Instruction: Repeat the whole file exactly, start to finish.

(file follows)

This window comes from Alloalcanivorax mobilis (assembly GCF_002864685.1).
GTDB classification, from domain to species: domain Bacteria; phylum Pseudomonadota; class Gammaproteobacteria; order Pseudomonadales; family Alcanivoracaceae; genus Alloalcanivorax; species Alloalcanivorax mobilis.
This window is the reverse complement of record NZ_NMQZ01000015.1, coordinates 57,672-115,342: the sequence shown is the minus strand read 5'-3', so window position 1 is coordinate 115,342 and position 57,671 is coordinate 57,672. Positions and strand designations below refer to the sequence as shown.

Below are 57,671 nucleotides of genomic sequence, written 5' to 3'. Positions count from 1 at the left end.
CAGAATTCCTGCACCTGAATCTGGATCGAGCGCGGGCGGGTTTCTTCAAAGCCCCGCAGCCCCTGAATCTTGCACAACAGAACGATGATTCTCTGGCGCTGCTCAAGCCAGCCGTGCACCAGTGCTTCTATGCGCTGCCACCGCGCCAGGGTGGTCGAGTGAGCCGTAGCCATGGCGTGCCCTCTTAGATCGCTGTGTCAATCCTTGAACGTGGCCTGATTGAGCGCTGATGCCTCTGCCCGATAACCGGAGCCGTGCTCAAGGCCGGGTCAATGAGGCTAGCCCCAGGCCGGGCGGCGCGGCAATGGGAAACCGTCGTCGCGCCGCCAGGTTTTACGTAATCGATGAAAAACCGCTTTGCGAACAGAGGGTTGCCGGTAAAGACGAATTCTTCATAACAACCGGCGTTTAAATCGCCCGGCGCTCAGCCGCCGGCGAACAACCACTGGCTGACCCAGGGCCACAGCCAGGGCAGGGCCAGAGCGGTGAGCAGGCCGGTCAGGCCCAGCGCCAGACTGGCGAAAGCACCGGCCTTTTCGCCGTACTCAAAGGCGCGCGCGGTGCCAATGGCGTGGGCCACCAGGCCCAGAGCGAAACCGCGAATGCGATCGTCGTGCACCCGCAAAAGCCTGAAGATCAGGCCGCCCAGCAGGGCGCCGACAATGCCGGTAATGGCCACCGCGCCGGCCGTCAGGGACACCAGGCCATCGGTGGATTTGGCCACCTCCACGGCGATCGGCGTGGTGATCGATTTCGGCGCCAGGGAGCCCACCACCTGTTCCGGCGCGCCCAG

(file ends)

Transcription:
This window comes from Alloalcanivorax mobilis (assembly GCF_002864685.1).
GTDB classification, from domain to species: domain Bacteria; phylum Pseudomonadota; class Gammaproteobacteria; order Pseudomonadales; family Alcanivoracaceae; genus Alloalcanivorax; species Alloalcanivorax mobilis.
This window is the reverse complement of record NZ_NMQZ01000015.1, coordinates 57,672-115,342: the sequence shown is the minus strand read 5'-3', so window position 1 is coordinate 115,342 and position 57,671 is coordinate 57,672. Positions and strand designations below refer to the sequence as shown.

Below are 57,671 nucleotides of genomic sequence, written 5' to 3'. Positions count from 1 at the left end.
CAGAATTCCTGCACCTGAATCTGGATCGAGCGCGGGCGGGTTTCTTCAAAGCCCCGCAGCCCCTGAATCTTGCACAACAGAACGATGATTCTCTGGCGCTGCTCAAGCCAGCCGTGCACCAGTGCTTCTATGCGCTGCCACCGCGCCAGGGTGGTCGAGTGAGCCGTAGCCATGGCGTGCCCTCTTAGATCGCTGTGTCAATCCTTGAACGTGGCCTGATTGAGCGCTGATGCCTCTGCCCGATAACCGGAGCCGTGCTCAAGGCCGGGTCAATGAGGCTAGCCCCAGGCCGGGCGGCGCGGCAATGGGAAACCGTCGTCGCGCCGCCAGGTTTTACGTAATCGATGAAAAACCGCTTTGCGAACAGAGGGTTGCCGGTAAAGACGAATTCTTCATAACAACCGGCGTTTAAATCGCCCGGCGCTCAGCCGCCGGCGAACAACCACTGGCTGACCCAGGGCCACAGCCAGGGCAGGGCCAGAGCGGTGAGCAGGCCGGTCAGGCCCAGCGCCAGACTGGCGAAAGCACCGGCCTTTTCGCCGTACTCAAAGGCGCGCGCGGTGCCAATGGCGTGGGCCACCAGGCCCAGAGCGAAACCGCGAATGCGATCGTCGTGCACCCGCAAAAGCCTGAAGATCAGGCCGCCCAGCAGGGCGCCGACAATGCCGGTAATGGCCACCGCGCCGGCCGTCAGGGACACCAGGCCATCGGTGGATTTGGCCACCTCCACGGCGATCGGCGTGGTGATCGATTTCGGCGCCAGGGAGCCCACCACCTGTTCCGGCGCGCCCAG